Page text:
Israeli firm helped hacking phones of journalists, activists in India: Report

In an investigative report published by The Wire and 16 media partners including Washington Post, it has been revealed that there have been clear signs that 37 phones have been targeted by the Pegasus spyware.

In what can be seen as a concerted surveillance attack, phone numbers of at least 300 journalists, human right activists and others in India are reportedly found in a leaked database of thousands of telephone numbers listed by multiple government clients of an Israeli technology firm.

The leaked database was accessed by Paris-based media nonprofit Forbidden Stories and Amnesty International and was later passed on to media houses.

In an investigative report published by The Wire and 16 media partners including Washington Post, it has been revealed that there have been clear signs that 37 phones have been targeted by the Pegasus spyware sold by Israel-based NSO Group. Of these 10 are Indian. Though the Israeli firm refuses to identify its customers, the report quoted them as saying that they are confined to “vetted governments”.

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The numbers of those in the database include over 40 journalists, three major opposition figures, one constitutional authority, two serving ministers in the Narendra Modi government, current and former heads and officials of security organisations and scores of businesspersons, The Wire said in the report.

A majority of the numbers identified in the list were geographically concentrated in 10 country clusters: India, Azerbaijan, Bahrain, Hungary, Kazakhstan, Mexico, Morocco, Rwanda, Saudi Arabia and the United Arab Emirates.

The Wire’s Rohini Singh took to her social media to confirm the cybersurveillance on her. “I would urge the government to stop reading my conversations and instead read my stories and try to get it’s house in order!” Singh wrote, after the news portal’s story went live.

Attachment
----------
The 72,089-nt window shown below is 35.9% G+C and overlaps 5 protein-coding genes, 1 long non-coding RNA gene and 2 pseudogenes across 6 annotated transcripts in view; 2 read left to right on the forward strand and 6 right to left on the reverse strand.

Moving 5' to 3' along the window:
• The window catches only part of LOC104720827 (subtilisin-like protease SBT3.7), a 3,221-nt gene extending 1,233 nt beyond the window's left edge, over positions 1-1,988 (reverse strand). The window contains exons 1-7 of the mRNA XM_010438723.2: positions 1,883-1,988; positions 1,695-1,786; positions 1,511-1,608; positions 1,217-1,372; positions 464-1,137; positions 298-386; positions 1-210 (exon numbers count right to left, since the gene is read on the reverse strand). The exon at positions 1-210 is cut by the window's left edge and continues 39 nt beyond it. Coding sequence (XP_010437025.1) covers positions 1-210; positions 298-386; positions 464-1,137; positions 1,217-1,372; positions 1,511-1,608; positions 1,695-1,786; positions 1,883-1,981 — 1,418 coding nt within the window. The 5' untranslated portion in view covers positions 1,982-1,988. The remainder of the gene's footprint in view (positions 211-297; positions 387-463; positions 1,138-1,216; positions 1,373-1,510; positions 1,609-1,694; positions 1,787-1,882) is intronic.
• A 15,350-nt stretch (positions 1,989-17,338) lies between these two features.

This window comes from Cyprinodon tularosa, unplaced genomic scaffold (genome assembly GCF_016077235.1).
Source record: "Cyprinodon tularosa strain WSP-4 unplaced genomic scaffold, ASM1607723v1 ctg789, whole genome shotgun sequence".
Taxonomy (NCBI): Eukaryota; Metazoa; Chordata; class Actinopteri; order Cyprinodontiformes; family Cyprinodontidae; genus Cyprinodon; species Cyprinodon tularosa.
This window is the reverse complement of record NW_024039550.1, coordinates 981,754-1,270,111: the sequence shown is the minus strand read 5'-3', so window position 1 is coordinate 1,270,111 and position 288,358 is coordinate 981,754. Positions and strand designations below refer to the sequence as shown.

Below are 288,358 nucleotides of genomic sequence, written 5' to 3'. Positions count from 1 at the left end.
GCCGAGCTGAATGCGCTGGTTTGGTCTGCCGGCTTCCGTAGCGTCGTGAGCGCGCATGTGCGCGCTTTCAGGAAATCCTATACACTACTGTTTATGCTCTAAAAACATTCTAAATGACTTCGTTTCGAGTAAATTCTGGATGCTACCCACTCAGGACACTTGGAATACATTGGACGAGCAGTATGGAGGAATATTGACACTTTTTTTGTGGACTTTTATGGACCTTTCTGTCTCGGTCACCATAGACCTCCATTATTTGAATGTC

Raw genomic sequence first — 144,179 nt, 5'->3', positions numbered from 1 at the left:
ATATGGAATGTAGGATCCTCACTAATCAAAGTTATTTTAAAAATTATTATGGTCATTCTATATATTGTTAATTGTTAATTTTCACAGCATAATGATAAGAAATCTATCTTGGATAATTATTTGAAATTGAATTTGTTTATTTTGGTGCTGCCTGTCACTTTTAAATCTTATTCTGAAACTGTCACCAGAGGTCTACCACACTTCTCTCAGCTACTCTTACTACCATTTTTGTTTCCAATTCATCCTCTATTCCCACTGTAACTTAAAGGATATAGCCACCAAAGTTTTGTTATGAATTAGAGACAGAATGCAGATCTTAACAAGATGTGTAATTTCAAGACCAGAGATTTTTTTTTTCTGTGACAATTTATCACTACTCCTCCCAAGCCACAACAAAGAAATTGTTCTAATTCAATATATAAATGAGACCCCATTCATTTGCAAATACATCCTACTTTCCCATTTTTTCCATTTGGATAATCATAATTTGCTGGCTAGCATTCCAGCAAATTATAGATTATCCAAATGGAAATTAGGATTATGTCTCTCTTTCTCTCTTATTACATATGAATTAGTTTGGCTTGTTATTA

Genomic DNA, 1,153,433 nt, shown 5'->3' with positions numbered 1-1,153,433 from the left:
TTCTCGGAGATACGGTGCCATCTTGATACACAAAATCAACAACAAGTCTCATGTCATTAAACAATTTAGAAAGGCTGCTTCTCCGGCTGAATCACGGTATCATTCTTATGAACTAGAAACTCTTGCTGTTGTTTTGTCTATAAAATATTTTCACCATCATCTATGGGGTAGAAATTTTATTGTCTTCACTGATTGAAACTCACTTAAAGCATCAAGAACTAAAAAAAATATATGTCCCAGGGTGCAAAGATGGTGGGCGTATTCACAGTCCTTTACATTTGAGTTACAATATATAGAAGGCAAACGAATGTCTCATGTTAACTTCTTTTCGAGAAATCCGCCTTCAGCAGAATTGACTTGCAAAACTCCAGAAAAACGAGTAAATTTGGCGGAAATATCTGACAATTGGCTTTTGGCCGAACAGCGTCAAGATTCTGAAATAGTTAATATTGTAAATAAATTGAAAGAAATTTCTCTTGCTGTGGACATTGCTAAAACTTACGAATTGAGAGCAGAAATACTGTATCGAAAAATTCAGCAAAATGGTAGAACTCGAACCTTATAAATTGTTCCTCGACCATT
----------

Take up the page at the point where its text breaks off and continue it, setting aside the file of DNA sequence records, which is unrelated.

In 2019 too, the same spyware was used to hack into the phones of 121 Indians, reports said then. Among them were Elgar Parishad accused Anand Teltumbde, Bhima Koregaon lawyer Nihal Singh Rathod,, Bastar-based human rights lawyer Bela Bhatia, jailed activist Sudha Bharadwaj’s lawyer Shalini Gera, Gadchiroli-based lawyer Jagdish Meshram and Chhattisgarh-based peace activist Shubhranshu Choudhary.

Some of them suggested that Indian government agencies may have been involved in the surveillance, as they were told by a Canada-based cyber security group that is assisting WhatsApp in investigating the spyware attack.

In their response, the government has issued a statement said, “Government of India’s response to a Right to information application about the use of Pegasus has been prominently reported by media and is in itself sufficient to counter any malicious claims about the alleged association between the government of India and Pegasus.”

For the unversed, Pegasus is a spyware developed by NSO Group, an Israeli company that specialises in what experts call cyber weapons. It first came to the limelight in 2016, when an Arab activist got suspicious after receiving a shady message. It was believed that Pegasus was targeting iPhone users. Several days after its discovery Apple released an updated version of iOS, which reportedly patched the security loophole that Pegasus was using to hack phones.

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